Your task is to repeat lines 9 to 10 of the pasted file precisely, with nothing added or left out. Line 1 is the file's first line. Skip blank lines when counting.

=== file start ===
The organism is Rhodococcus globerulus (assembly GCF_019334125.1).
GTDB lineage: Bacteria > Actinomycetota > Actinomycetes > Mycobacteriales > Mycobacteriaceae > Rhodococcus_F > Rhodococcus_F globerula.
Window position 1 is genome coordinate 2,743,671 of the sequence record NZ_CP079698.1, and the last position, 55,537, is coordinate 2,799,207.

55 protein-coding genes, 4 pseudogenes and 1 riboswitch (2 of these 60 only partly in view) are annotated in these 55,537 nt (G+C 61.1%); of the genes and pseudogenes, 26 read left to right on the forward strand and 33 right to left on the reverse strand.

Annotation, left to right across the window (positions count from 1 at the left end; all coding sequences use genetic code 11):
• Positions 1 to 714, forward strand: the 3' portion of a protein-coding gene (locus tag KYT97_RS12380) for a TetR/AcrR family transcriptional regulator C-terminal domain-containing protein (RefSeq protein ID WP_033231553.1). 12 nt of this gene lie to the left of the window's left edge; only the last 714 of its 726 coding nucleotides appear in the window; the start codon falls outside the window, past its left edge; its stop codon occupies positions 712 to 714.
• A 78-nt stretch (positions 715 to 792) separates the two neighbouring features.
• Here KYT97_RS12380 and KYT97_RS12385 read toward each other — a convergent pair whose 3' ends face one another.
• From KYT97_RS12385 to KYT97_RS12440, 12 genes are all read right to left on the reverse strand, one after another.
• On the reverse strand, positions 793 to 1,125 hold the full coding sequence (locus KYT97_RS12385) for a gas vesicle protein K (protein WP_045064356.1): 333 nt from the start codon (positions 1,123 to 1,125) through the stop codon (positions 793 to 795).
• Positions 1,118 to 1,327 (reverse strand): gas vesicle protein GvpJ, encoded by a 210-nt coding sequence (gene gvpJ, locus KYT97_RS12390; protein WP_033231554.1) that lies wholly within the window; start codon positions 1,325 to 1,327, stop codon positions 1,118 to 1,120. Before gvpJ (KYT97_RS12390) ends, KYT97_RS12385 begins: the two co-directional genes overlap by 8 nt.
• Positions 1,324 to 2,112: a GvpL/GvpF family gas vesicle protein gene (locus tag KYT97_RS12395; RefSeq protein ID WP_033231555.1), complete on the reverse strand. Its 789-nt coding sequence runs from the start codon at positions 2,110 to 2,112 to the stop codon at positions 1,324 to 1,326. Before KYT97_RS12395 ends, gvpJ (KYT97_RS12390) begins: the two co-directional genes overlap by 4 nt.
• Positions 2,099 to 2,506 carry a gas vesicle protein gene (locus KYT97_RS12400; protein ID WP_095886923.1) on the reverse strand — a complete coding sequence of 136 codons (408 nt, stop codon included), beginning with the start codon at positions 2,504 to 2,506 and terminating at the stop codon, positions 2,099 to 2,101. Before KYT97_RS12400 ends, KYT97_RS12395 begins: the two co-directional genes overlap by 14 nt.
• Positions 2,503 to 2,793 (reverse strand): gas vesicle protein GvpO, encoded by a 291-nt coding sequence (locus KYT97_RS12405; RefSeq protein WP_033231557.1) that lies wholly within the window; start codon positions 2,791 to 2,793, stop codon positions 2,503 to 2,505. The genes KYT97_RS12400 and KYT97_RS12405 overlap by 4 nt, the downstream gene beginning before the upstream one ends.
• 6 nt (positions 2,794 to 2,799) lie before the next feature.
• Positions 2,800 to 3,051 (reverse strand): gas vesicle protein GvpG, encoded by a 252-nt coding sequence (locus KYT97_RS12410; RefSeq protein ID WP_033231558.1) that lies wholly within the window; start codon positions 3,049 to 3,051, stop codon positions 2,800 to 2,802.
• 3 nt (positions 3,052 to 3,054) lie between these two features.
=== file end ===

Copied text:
• From KYT97_RS12385 to KYT97_RS12440, 12 genes are all read right to left on the reverse strand, one after another.
• On the reverse strand, positions 793 to 1,125 hold the full coding sequence (locus KYT97_RS12385) for a gas vesicle protein K (protein WP_045064356.1): 333 nt from the start codon (positions 1,123 to 1,125) through the stop codon (positions 793 to 795).